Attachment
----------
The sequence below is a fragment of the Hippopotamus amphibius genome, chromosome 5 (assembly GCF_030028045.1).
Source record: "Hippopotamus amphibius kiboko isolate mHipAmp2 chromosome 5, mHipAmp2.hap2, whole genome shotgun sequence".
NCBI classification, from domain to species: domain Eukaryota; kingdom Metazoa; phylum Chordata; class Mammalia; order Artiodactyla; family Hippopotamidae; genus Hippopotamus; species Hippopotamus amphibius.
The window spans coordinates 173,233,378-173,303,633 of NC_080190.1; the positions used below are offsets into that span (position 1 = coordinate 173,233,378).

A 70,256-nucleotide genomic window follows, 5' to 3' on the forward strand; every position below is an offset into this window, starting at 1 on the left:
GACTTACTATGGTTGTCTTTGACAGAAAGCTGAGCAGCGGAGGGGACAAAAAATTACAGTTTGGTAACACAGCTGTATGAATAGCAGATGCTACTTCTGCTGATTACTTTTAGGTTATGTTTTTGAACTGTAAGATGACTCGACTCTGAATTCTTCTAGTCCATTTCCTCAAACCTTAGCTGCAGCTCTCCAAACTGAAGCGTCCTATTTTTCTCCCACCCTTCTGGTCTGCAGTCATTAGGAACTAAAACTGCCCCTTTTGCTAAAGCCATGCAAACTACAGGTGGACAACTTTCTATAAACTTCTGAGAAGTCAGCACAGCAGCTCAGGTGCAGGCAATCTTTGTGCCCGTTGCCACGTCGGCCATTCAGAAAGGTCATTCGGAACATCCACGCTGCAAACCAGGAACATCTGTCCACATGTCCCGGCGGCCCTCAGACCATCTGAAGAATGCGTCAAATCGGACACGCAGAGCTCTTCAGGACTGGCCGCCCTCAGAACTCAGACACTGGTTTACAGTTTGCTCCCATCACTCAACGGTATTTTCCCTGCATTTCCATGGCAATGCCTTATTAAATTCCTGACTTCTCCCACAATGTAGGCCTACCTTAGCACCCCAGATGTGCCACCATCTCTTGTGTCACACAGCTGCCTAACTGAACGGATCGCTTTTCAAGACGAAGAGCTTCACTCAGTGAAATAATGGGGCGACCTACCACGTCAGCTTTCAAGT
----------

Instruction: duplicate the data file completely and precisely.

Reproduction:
The sequence below is a fragment of the Hippopotamus amphibius genome, chromosome 5 (assembly GCF_030028045.1).
Source record: "Hippopotamus amphibius kiboko isolate mHipAmp2 chromosome 5, mHipAmp2.hap2, whole genome shotgun sequence".
NCBI classification, from domain to species: domain Eukaryota; kingdom Metazoa; phylum Chordata; class Mammalia; order Artiodactyla; family Hippopotamidae; genus Hippopotamus; species Hippopotamus amphibius.
The window spans coordinates 173,233,378-173,303,633 of NC_080190.1; the positions used below are offsets into that span (position 1 = coordinate 173,233,378).

A 70,256-nucleotide genomic window follows, 5' to 3' on the forward strand; every position below is an offset into this window, starting at 1 on the left:
GACTTACTATGGTTGTCTTTGACAGAAAGCTGAGCAGCGGAGGGGACAAAAAATTACAGTTTGGTAACACAGCTGTATGAATAGCAGATGCTACTTCTGCTGATTACTTTTAGGTTATGTTTTTGAACTGTAAGATGACTCGACTCTGAATTCTTCTAGTCCATTTCCTCAAACCTTAGCTGCAGCTCTCCAAACTGAAGCGTCCTATTTTTCTCCCACCCTTCTGGTCTGCAGTCATTAGGAACTAAAACTGCCCCTTTTGCTAAAGCCATGCAAACTACAGGTGGACAACTTTCTATAAACTTCTGAGAAGTCAGCACAGCAGCTCAGGTGCAGGCAATCTTTGTGCCCGTTGCCACGTCGGCCATTCAGAAAGGTCATTCGGAACATCCACGCTGCAAACCAGGAACATCTGTCCACATGTCCCGGCGGCCCTCAGACCATCTGAAGAATGCGTCAAATCGGACACGCAGAGCTCTTCAGGACTGGCCGCCCTCAGAACTCAGACACTGGTTTACAGTTTGCTCCCATCACTCAACGGTATTTTCCCTGCATTTCCATGGCAATGCCTTATTAAATTCCTGACTTCTCCCACAATGTAGGCCTACCTTAGCACCCCAGATGTGCCACCATCTCTTGTGTCACACAGCTGCCTAACTGAACGGATCGCTTTTCAAGACGAAGAGCTTCACTCAGTGAAATAATGGGGCGACCTACCACGTCAGCTTTCAAGT